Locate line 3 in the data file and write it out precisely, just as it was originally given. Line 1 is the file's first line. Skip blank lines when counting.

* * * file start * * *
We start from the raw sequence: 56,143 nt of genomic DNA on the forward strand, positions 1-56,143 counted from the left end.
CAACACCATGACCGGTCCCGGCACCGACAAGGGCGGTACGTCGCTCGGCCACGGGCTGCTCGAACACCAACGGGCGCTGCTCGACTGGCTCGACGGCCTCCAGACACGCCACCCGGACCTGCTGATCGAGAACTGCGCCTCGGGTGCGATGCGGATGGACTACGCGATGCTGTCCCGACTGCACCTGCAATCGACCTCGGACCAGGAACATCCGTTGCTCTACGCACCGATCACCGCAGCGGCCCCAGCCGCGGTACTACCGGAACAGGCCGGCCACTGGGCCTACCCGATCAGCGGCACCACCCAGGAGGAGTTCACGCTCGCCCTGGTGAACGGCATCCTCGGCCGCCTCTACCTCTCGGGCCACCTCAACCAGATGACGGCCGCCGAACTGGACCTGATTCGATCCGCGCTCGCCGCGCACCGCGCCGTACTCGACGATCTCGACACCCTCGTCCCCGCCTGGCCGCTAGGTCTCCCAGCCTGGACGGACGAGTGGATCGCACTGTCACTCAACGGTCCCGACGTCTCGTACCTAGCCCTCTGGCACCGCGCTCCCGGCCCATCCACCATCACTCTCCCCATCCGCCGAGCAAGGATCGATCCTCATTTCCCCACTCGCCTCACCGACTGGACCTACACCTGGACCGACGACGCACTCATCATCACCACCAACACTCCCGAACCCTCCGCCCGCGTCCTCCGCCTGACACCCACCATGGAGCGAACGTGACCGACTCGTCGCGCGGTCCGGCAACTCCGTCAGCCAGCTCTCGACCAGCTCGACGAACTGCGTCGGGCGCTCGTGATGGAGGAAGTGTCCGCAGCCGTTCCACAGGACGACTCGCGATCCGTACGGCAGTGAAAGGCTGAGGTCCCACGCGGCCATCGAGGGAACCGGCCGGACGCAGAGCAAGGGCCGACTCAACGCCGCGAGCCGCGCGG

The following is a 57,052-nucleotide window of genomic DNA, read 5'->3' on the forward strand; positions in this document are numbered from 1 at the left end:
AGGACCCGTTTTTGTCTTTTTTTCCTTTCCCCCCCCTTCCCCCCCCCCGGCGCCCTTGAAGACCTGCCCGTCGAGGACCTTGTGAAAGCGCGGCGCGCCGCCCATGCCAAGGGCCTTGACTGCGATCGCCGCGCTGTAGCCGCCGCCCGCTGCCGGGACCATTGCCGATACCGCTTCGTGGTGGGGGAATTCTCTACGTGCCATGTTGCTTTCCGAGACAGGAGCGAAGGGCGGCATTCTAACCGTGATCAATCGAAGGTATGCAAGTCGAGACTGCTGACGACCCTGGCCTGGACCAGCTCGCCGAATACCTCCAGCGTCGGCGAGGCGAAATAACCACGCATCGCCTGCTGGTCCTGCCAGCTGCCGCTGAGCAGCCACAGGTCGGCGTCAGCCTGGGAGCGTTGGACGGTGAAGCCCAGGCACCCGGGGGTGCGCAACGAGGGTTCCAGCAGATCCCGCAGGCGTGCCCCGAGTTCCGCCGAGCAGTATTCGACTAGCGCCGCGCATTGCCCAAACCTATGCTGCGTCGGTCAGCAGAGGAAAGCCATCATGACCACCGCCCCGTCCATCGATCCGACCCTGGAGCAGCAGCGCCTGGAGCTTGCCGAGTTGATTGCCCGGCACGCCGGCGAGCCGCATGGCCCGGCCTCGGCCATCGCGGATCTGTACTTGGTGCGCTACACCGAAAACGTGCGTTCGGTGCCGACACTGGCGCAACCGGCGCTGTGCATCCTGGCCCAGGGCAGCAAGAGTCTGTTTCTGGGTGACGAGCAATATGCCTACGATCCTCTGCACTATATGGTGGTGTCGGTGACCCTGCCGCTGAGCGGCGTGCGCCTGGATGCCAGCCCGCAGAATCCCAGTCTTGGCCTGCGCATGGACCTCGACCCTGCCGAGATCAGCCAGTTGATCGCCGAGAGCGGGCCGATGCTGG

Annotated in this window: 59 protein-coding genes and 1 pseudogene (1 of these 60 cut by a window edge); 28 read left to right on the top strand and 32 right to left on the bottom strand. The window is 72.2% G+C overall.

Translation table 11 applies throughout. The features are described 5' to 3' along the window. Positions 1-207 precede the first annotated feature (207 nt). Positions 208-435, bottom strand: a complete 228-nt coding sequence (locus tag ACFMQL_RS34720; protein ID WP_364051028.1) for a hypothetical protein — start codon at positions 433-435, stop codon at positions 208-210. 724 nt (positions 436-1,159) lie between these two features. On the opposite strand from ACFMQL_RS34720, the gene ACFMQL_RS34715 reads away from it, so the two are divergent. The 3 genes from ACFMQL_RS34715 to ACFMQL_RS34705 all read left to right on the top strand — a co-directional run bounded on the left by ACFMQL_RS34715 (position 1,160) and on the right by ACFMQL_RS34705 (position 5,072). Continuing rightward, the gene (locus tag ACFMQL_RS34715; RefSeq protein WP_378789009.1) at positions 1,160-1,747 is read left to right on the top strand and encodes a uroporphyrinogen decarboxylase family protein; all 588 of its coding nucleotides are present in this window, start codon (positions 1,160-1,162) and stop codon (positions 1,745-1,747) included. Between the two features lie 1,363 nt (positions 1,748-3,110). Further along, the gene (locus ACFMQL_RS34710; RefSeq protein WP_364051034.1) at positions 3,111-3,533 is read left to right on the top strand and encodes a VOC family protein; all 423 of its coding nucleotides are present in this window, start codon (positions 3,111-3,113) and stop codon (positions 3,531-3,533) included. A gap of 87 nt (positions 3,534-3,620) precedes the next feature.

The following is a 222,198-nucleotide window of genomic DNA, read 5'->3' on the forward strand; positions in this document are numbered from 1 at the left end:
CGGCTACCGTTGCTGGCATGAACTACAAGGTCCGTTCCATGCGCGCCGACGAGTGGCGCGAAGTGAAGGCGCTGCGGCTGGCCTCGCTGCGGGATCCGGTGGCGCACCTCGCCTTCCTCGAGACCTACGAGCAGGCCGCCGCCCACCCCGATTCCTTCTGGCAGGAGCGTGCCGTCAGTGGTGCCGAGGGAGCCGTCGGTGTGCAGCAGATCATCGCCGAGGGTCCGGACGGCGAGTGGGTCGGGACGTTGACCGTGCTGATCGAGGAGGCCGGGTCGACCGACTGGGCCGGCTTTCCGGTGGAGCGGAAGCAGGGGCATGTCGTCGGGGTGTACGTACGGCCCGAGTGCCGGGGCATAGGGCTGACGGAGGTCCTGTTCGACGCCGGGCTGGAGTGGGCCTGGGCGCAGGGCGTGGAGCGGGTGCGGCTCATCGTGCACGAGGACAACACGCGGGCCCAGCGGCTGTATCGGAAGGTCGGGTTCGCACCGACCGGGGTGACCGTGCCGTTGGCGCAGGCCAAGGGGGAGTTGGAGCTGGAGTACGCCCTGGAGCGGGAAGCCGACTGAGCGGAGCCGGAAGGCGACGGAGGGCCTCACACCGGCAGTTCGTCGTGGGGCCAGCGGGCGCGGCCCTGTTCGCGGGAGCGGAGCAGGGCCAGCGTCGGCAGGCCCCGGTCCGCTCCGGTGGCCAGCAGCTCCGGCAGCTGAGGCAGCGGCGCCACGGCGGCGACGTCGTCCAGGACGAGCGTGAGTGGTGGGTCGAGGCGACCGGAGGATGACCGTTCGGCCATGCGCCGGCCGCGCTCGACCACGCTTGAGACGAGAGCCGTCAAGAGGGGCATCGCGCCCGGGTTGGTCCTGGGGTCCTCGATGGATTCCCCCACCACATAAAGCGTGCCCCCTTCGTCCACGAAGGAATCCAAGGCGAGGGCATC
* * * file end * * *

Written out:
The following is a 57,052-nucleotide window of genomic DNA, read 5'->3' on the forward strand; positions in this document are numbered from 1 at the left end: